Take the difference, and apply it to a pitcher’s runs allowed. If a pitcher is 10 runs better than expected with his bat, then you subtract 10 runs from his pitching line. So do that for all of Ruffing’s career, and here are the year-by-year results:

Year	Team	RC Dif
1924	BOS	-0.1
1925	BOS	 0.0
1926	BOS	-0.4
1927	BOS	 1.3
1928	BOS	10.8
1929	BOS	 8.4
1930	BOS	 0.5
1930	NYY	14.5
1931	NYY	11.4
1932	NYY	 9.5
1933	NYY	 3.5
1934	NYY	 3.4
1935	NYY	11.6
1936	NYY	 8.8
1937	NYY	-1.4
1938	NYY	 2.4
1939	NYY	 5.7
1940	NYY	-3.1
1941	NYY	 8.8
1942	NYY	 3.5
1945	NYY	 0.7
1946	NYY	-0.7
1947	CWS	-0.2
ALL		98.9

In all, Ruffing created nearly 100 more runs with his bat than a typical AL pitcher of that era would’ve. No one hires a pitcher for his hitting ability, but differences in pitcher hitting can matter—up to 100 runs in this case.

In Ruffing’s career, 86.7 percent of his runs allowed were earned, so at that rate, we should eliminate 86 earned runs from his career total. The upshot is that his 3.80 career ERA improves to 3.62. Not bad. Thus, his 109 career ERA+ becomes 114.

Adding it all up

If one wants, it’s easy to construct a case that Ruffing was a terrible pick for Cooperstown. He relied entirely on his teammates for help offensively and defensively. He was lousy when on a lousy team. And even with 15 years of a great Yankees defense, his ERA+ was just 109, which isn’t great.

But if you look deeper into the numbers, Ruffing’s case improves. He wasn’t just aided by his teammates, but he improved as a pitcherg when he came to New York. His own bat provided much of his value. And with his durability, he could’ve won 300 games if not for World War II.

Ruffing is a fascinating case because his career is so unlike any other.

References & Resources
Most info comes from Baseball-Reference.com. However, Retrosheet provided some vital info. That’s where I got overall batting stats for AL pitchers from. Also, years ago I looked pitcher run support info on their game logs.

One other thing: the Runs Created info here is based on the Bill James Tech versions, but it’s not perfect. Even for years where the AL kept grounded-into-double-play stats, that info isn’t always available in the splits for AL pitchers, so I had to leave it out. (Thus, I likewise ignored it in Ruffing’s own personal stat lines.)

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Comments

  1. Buck Zorba said...

    Two favorite Ruffing factoids:

    When Roger Craig lost 46 games for the Mets in 1962 and 1963, it was the highest two-season total for any pitcher since Ruffing, who just happened to be the Mets pitching coach in 1962.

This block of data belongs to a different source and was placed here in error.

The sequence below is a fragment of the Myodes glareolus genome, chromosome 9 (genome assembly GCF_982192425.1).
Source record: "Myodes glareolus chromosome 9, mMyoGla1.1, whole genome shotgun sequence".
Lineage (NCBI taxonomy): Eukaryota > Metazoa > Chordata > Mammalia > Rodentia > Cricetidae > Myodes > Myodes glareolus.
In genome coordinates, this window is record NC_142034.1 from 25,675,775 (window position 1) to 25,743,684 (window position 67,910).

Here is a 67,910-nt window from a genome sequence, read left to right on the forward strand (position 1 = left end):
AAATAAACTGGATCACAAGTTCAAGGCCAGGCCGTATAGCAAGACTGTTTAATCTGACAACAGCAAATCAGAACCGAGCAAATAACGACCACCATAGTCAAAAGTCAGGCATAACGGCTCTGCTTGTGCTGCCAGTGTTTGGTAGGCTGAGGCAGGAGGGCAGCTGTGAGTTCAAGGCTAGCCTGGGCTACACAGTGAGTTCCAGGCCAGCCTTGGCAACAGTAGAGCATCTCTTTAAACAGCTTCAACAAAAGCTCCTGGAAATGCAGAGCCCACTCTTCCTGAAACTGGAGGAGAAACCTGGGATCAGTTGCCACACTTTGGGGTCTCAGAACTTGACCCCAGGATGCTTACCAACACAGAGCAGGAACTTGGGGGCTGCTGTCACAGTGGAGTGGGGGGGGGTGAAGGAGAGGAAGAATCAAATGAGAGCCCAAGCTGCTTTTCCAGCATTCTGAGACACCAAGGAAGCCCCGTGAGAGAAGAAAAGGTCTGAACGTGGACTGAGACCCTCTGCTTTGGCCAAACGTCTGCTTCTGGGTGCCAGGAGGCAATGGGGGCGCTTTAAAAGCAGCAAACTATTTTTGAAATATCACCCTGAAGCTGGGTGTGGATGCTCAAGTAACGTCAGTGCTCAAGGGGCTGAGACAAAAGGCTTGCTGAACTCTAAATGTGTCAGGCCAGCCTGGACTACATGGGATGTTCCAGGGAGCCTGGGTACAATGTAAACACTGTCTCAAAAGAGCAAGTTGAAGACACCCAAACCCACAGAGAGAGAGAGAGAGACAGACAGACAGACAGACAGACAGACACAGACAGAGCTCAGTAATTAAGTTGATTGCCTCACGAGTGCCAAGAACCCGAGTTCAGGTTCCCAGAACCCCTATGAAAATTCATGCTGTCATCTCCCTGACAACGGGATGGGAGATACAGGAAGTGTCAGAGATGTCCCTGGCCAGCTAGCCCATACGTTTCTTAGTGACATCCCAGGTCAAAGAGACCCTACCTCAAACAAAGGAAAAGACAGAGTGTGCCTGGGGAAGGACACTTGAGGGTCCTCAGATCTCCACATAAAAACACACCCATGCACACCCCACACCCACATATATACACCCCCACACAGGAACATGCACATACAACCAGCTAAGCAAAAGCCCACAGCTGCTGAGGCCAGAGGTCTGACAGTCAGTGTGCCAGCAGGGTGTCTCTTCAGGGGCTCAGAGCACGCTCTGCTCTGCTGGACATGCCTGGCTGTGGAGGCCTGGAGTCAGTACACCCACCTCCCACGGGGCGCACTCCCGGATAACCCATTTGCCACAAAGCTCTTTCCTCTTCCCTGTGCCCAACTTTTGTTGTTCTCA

His 36 career homers came against the following teams: 1 Yankees, 2 Red Sox, 3 White Sox, 4 Athletics, 5 Senators, 6 Browns, 7 Tigers, 8 Indians.

  2. Jim G. said...

    Interesting article. Another possibility crossed my mind while I was reading this, but after some quick research, I don’t think I can prove anything.
    My thought was the with the Red Sox, Ruffing was considered the ace, and thus would line up with the opponents ace more often.
    Looking at the Red Sox staffs, Ruffing usually didn’t have the best stats in the starting rotation, although he often made the most starts. But nobody else stands out as a All-Star name.
    After moving to the Yankees, I would think Lefty Gomez was considered the ace. Ruffing had a few seasons where he out-performed Gomez, but for the most part, Gomez led those teams. Could the possibility of Ruffing not lining up with the opponents ace help his stats (particularly wins), having the opposite effect of his time with Boston?
    I don’t know if Ruffing truly was the ace with the Red Sox and I don’t know that pitching staffs would have been aligned with the opponent similarly to what often happens today.  But it was a possibility that stuck me while I read.

  3. Chris J. said...

    Jim – Actually, I have that info from years back. Ruffing really wasn’t used against first division teams all that often. He was more a workhorse—meaning they used him as often as they could, and thus couldn’t really spot start him that much.

    The leveraged starting pitchers were typically guys who didn’t pitch too much.  Mordecai Brown is a good example of that.

  4. mezzie said...

    Pretty certain most of the walk rate difference can be explained by the poorer defense. With an ERA that much higher in Boston, and worse fielders, he was facing several extra batters per 9 innings. Calculating the walk rate per batter faced rather than IP yields a drop from 0.093 with Boston to 0.092 in his first 5 seasons in NY. Basically no difference.

    Love the story and the article though smile

  5. Steve C said...

    Seems like a pretty big difference in defenses to me.  Through his last full 5 years with the Sox he had a weighted (by batters faced) BABIP of .292.  For his first 5 full seasons with the Yankees it was .267.

    Even if you were to regress this 50% towards his 10 year average the difference is still .286 to .273.

  6. Barney Coolio said...